Drawing from the past to celebrate our futures – our thoughts on how we chose to present our spirit
Posted Jan 2, 2015
Here is Glynn’s summary of some of the team’s thinking behind the presentation of this premium spirit,
“It has been more than a year since we began developing our packaging concepts for Fortress™ Rum. Fans of our rum may have noticed some of the details that have gone into its presentation and wondered about some of the choices we made in the design process. It was an objective to remain true to the period, and have the look and feel of a traditional rum bottle, while meeting regulatory standards and modern preferences. Our package is truly an assemblage of components from around the world that has involved considerable teamwork to bring this premium product to you. We are appreciative of the support and encouragement of Parks Canada researchers and curators to help us make our presentation as authentic as possible.
Let’s start with the bottle.
Material: Firstly, we chose glass, a reusable and recyclable traditional material. Rum was sometimes shipped in bottles that were wrapped with twisted sugar cane, rope or dried rush to prevent breakage. However, the majority of rum was transported in large barrels and decanted into serving vessels, including glass bottles. It would be diluted at the tavern off the barrel. There was likely considerable inconsistency in alcohol content as a result.
Source: I chose a very high quality French supplier with 120 years of bottle-making experience from a region of the country that has been making bottles since the 15th century. We import bottles by the container load.
Size: The 750 mL spirits bottle is the standard in the industry today, offering convenience to the customer, whether they be at home or having a night out.
Colour: We chose clear glass so the hue of the spirit can be seen. There are green and amber bottles in the collection, and few clear bottles, likely because they were more expensive to produce.
Shape: The shape of the bottle is similar to the European “mallet”-style of rum bottle popular in the period. It fits well in the hand and sits firmly on the table. The punt, a historical characteristic of free blown bottles, provides additional strength and stability to the bottle, and makes them less likely to break during transportation.
Folks will notice that every bottle is dipped in wax and sealed with a fleurs-de-lils, a symbol of France. This seal is applied painstakingly by hand, one-at-a-time at our distillery.
Material: Wax and pitch were traditional materials used in sealing wine and spirits bottles and samples are found in the Fortress’ collections. They provide a tamper-proof, hard seal, impermeable to the elements.
Source: The wax is custom-blended to our specification and comes from a supplier in California with considerable experience in the wine industry.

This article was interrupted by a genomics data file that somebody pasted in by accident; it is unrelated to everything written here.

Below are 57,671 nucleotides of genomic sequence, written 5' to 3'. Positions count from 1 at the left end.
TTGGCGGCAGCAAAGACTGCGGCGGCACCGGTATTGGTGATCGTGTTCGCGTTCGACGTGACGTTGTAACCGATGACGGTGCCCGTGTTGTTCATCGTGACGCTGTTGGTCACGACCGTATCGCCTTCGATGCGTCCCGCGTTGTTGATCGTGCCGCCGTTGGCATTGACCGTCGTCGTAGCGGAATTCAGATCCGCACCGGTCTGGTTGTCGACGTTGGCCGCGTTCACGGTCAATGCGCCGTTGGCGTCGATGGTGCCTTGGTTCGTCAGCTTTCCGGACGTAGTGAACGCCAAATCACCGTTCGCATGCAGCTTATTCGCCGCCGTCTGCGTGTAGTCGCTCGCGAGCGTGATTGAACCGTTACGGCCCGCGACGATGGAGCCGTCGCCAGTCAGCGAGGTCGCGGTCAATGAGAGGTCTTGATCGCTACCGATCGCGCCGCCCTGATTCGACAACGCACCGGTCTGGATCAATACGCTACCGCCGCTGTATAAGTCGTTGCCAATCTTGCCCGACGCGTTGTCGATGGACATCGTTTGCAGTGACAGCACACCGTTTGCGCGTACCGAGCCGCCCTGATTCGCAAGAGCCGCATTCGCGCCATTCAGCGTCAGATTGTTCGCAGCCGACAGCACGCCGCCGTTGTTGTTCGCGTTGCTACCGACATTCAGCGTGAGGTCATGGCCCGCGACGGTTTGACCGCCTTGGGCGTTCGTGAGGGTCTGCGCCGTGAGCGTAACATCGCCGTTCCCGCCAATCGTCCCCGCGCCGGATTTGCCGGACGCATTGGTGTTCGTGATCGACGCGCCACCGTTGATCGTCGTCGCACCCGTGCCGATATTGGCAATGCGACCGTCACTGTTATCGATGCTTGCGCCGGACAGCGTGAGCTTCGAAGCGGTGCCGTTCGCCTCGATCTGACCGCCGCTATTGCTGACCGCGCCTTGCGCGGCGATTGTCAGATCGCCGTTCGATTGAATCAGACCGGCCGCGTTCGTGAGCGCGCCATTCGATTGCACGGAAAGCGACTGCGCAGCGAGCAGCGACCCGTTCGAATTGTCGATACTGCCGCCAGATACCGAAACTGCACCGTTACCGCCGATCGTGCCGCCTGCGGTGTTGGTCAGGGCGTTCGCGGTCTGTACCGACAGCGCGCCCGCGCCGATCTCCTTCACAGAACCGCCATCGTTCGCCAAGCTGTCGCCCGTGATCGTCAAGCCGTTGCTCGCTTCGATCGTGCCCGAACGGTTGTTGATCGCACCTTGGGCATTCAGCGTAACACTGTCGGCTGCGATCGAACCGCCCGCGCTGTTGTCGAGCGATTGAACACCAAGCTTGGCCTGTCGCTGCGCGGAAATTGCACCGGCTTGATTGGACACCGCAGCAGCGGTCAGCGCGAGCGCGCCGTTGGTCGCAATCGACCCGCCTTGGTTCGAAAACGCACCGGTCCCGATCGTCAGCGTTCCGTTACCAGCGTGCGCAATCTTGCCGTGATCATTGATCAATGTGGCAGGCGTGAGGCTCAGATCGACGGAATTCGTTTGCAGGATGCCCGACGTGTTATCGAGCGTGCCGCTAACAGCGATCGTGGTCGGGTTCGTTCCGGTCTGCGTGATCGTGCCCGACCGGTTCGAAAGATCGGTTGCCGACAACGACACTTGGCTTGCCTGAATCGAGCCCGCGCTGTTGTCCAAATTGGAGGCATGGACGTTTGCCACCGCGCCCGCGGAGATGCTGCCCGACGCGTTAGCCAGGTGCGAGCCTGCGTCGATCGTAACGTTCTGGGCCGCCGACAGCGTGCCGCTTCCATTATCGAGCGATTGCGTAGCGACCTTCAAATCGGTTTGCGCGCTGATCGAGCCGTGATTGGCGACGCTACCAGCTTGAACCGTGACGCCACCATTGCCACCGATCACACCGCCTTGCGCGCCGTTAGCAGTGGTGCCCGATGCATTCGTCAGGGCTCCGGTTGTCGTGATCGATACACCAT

Colour: Slate blue was chosen to represent the North Atlantic, right on the Fortress’ doorstep. Blue is often associated with the French military and appears in many variations of the French flag.
Shape: The wax seal on every bottle is different. The hot wax has a mind-of-its-own as it drips down the bottle neck and cools in its unique pattern, showing that each bottle is hand-crafted, as it would have been centuries ago.
Functionality: To open the bottle, a paper strip is pulled breaking the wax seal, a modern convenience.
The stopper design is a traditional bar-top style. (Screw-tops would not have been used in the 18th century.)
Material: Cork or synthetics? This was a tough decision. Cork (bark of the cork tree) would have been used in the period. However, we chose a synthetic cork to reduce losses that occur through a porous cork.
Source: The supplier is one of the world’s largest suppliers of cork and synthetic stoppers with operations in Portugal and North America.
Colour: We chose a colour similar to that of cork and the base colour of the label, which is tan, the colour of the Fortress stone.
Shape: Simple as it is covered by the wax seal.
Our label design required many months of design, prototyping and final production. The label has to not only provide the required information about what the product is, but provide the look and feel of the brand, and what it represents.
Material: The label is made from a special paper that can be written on without smudging. Paper labels were used in the period and were often hand written. The barrel from which the rum is withdrawn is recorded on the back label, showing the pedigree of this handcrafted product.
Source: We selected a Canadian supplier of high quality labels with considerable experience in the wine industry.
Colour: The primary colours are slate-blue, selected for the reasons noted above (see wax colour), and various shades of tan. Tan is the colour of the stone found at the Fortress.
Shape: The front label is a complex shape. It is embossed and de-bossed providing a three-dimensional impression of the King’s Bastion, the centerpiece of the Fortress, with our Rhum Fortress™ Rum name embossed on the front. The lines of the elegant clock tower create an harmonious form with the overall shape of the bottle and its elongated neck.
Content: This bilingual label assists the consumer with the purchase decision-process, conveying the required information about the product contents and its origin, as well as how to find out more about Authentic Seacoast and the Fortress of Louisbourg.
This illustrates the thinking behind the presentation of our Fortress™ Rum – just imagine the attention to detail and care taken to create the spirit itself – it is Worth Protecting.”